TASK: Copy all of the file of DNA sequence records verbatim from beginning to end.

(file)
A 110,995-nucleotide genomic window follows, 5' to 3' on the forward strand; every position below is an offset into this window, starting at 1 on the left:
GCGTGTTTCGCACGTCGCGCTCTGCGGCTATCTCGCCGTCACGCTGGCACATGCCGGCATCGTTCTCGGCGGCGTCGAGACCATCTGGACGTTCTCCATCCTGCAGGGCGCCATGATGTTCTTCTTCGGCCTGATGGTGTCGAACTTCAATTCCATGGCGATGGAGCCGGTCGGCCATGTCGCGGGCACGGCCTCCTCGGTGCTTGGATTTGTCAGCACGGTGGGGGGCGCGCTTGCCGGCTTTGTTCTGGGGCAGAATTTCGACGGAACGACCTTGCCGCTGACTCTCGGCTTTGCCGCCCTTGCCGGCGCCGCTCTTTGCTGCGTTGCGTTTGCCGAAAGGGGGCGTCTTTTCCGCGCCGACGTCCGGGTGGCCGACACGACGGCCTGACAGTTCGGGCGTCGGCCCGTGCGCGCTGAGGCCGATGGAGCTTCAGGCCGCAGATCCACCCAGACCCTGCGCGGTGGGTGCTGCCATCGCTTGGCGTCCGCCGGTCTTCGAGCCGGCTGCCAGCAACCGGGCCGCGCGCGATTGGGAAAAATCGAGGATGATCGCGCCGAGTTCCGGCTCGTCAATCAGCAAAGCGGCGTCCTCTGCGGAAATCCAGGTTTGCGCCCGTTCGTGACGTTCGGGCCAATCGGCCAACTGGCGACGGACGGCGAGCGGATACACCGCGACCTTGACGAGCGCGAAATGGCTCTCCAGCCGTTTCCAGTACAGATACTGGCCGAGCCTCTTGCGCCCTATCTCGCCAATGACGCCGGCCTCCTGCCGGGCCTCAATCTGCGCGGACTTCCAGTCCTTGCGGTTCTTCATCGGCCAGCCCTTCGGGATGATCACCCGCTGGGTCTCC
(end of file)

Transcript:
A 110,995-nucleotide genomic window follows, 5' to 3' on the forward strand; every position below is an offset into this window, starting at 1 on the left:
GCGTGTTTCGCACGTCGCGCTCTGCGGCTATCTCGCCGTCACGCTGGCACATGCCGGCATCGTTCTCGGCGGCGTCGAGACCATCTGGACGTTCTCCATCCTGCAGGGCGCCATGATGTTCTTCTTCGGCCTGATGGTGTCGAACTTCAATTCCATGGCGATGGAGCCGGTCGGCCATGTCGCGGGCACGGCCTCCTCGGTGCTTGGATTTGTCAGCACGGTGGGGGGCGCGCTTGCCGGCTTTGTTCTGGGGCAGAATTTCGACGGAACGACCTTGCCGCTGACTCTCGGCTTTGCCGCCCTTGCCGGCGCCGCTCTTTGCTGCGTTGCGTTTGCCGAAAGGGGGCGTCTTTTCCGCGCCGACGTCCGGGTGGCCGACACGACGGCCTGACAGTTCGGGCGTCGGCCCGTGCGCGCTGAGGCCGATGGAGCTTCAGGCCGCAGATCCACCCAGACCCTGCGCGGTGGGTGCTGCCATCGCTTGGCGTCCGCCGGTCTTCGAGCCGGCTGCCAGCAACCGGGCCGCGCGCGATTGGGAAAAATCGAGGATGATCGCGCCGAGTTCCGGCTCGTCAATCAGCAAAGCGGCGTCCTCTGCGGAAATCCAGGTTTGCGCCCGTTCGTGACGTTCGGGCCAATCGGCCAACTGGCGACGGACGGCGAGCGGATACACCGCGACCTTGACGAGCGCGAAATGGCTCTCCAGCCGTTTCCAGTACAGATACTGGCCGAGCCTCTTGCGCCCTATCTCGCCAATGACGCCGGCCTCCTGCCGGGCCTCAATCTGCGCGGACTTCCAGTCCTTGCGGTTCTTCATCGGCCAGCCCTTCGGGATGATCACCCGCTGGGTCTCC